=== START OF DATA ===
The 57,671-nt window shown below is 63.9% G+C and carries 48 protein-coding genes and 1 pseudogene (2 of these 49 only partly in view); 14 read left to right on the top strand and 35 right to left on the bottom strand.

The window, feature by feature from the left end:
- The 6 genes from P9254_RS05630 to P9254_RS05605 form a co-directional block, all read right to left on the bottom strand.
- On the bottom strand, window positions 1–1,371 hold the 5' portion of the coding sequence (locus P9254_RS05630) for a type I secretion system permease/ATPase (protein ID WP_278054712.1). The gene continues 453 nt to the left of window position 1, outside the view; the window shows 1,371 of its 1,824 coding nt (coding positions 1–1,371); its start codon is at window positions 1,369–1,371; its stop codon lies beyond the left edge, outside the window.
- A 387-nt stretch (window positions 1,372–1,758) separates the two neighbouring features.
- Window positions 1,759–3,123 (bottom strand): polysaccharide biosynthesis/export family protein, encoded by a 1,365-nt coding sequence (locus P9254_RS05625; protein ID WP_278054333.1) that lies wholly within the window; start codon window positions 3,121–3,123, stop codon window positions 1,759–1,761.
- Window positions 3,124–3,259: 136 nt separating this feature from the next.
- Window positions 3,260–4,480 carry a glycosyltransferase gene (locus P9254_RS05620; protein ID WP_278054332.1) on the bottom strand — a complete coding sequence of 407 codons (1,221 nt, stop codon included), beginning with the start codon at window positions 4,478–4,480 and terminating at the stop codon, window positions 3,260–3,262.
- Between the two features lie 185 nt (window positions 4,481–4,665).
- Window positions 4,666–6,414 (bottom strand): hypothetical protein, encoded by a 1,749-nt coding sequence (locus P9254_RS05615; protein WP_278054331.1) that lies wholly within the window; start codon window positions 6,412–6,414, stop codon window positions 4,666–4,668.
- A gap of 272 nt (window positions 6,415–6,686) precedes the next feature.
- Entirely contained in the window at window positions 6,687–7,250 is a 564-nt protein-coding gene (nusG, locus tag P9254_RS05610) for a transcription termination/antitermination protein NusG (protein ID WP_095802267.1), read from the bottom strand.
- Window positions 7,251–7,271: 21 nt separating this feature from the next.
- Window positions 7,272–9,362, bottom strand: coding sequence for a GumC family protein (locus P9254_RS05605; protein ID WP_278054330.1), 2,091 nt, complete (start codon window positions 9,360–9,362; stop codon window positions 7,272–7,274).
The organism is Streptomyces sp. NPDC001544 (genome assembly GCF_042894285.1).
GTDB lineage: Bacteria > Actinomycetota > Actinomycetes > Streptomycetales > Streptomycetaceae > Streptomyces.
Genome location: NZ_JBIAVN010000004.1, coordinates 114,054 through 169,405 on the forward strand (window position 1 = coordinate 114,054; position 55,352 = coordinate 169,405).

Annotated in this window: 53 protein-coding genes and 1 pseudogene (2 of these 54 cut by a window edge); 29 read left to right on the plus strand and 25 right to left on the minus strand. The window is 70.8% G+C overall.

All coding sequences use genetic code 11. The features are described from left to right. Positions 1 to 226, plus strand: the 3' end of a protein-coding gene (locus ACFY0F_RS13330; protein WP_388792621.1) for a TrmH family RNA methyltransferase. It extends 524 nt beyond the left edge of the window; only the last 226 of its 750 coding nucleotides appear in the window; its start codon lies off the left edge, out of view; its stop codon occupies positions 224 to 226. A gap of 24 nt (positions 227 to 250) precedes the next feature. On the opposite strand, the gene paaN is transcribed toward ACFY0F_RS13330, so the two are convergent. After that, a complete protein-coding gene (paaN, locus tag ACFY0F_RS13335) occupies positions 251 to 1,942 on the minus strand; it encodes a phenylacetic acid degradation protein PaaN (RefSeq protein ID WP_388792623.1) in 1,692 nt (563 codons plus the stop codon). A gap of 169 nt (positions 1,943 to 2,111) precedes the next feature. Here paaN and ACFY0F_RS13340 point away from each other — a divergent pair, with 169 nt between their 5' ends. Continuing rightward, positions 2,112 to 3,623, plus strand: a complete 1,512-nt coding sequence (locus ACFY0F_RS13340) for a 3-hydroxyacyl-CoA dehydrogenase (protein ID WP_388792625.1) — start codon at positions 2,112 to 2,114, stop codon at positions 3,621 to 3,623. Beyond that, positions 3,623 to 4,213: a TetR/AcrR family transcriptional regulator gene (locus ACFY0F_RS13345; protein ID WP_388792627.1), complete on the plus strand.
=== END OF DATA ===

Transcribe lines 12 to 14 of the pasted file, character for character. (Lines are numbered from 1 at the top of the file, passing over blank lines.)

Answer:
- Entirely contained in the window at window positions 6,687–7,250 is a 564-nt protein-coding gene (nusG, locus tag P9254_RS05610) for a transcription termination/antitermination protein NusG (protein ID WP_095802267.1), read from the bottom strand.
- Window positions 7,251–7,271: 21 nt separating this feature from the next.
- Window positions 7,272–9,362, bottom strand: coding sequence for a GumC family protein (locus P9254_RS05605; protein ID WP_278054330.1), 2,091 nt, complete (start codon window positions 9,360–9,362; stop codon window positions 7,272–7,274).